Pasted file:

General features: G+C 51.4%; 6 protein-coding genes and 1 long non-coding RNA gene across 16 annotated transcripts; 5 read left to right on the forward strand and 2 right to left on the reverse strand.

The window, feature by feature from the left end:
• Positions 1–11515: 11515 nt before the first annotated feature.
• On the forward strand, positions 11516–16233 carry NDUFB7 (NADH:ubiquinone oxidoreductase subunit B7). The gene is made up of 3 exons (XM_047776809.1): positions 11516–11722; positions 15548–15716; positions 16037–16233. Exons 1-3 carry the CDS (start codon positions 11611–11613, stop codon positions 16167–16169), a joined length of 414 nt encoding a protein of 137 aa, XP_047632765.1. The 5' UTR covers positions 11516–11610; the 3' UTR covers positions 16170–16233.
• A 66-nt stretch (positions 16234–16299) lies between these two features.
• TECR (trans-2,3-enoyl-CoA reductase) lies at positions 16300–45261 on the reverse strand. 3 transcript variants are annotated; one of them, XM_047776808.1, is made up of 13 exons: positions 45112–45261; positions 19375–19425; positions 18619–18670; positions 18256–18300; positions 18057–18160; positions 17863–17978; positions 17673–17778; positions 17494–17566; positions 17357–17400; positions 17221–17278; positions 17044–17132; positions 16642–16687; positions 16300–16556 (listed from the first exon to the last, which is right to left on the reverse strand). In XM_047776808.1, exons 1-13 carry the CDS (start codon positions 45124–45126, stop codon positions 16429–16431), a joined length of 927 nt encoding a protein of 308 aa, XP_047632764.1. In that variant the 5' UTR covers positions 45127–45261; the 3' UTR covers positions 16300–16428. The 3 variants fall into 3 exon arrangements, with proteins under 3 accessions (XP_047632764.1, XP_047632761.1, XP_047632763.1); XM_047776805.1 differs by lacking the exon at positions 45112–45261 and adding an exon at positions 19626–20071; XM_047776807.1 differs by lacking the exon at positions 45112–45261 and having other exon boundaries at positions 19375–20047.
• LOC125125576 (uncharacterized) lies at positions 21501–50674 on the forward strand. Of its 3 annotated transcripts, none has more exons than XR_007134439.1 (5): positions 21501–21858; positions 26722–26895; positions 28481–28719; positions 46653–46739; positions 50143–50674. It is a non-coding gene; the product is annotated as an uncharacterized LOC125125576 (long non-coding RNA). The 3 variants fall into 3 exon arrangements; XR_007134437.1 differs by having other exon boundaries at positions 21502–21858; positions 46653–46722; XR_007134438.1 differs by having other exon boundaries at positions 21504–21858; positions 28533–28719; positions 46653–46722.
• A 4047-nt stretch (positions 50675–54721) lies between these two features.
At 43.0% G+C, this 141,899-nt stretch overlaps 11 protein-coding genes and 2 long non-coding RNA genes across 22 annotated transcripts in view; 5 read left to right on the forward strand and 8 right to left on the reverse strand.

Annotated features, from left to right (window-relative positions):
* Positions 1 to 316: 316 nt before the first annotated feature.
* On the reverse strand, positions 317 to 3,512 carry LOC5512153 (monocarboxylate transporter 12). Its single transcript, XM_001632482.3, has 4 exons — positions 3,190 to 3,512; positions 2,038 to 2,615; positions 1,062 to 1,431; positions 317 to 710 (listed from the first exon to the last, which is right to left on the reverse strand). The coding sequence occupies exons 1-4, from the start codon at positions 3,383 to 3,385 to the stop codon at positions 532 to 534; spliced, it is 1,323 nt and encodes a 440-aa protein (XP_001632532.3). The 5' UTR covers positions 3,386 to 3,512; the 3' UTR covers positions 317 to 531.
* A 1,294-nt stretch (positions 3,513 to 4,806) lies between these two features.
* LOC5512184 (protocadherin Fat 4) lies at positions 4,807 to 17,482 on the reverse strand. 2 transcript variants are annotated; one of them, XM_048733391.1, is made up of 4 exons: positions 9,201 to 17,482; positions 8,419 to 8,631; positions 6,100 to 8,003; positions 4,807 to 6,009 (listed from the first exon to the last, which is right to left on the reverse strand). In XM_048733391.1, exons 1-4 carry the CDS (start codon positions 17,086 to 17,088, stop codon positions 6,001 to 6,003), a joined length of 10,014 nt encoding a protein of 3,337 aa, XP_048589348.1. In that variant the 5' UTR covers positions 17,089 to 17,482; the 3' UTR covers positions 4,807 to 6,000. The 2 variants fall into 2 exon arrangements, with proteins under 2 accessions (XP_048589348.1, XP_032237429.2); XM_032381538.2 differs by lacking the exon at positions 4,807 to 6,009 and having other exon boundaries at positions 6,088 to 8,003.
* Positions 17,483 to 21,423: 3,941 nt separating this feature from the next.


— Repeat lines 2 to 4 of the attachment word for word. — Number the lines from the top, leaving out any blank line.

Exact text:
The window, feature by feature from the left end:
• Positions 1–11515: 11515 nt before the first annotated feature.
• On the forward strand, positions 11516–16233 carry NDUFB7 (NADH:ubiquinone oxidoreductase subunit B7). The gene is made up of 3 exons (XM_047776809.1): positions 11516–11722; positions 15548–15716; positions 16037–16233. Exons 1-3 carry the CDS (start codon positions 11611–11613, stop codon positions 16167–16169), a joined length of 414 nt encoding a protein of 137 aa, XP_047632765.1. The 5' UTR covers positions 11516–11610; the 3' UTR covers positions 16170–16233.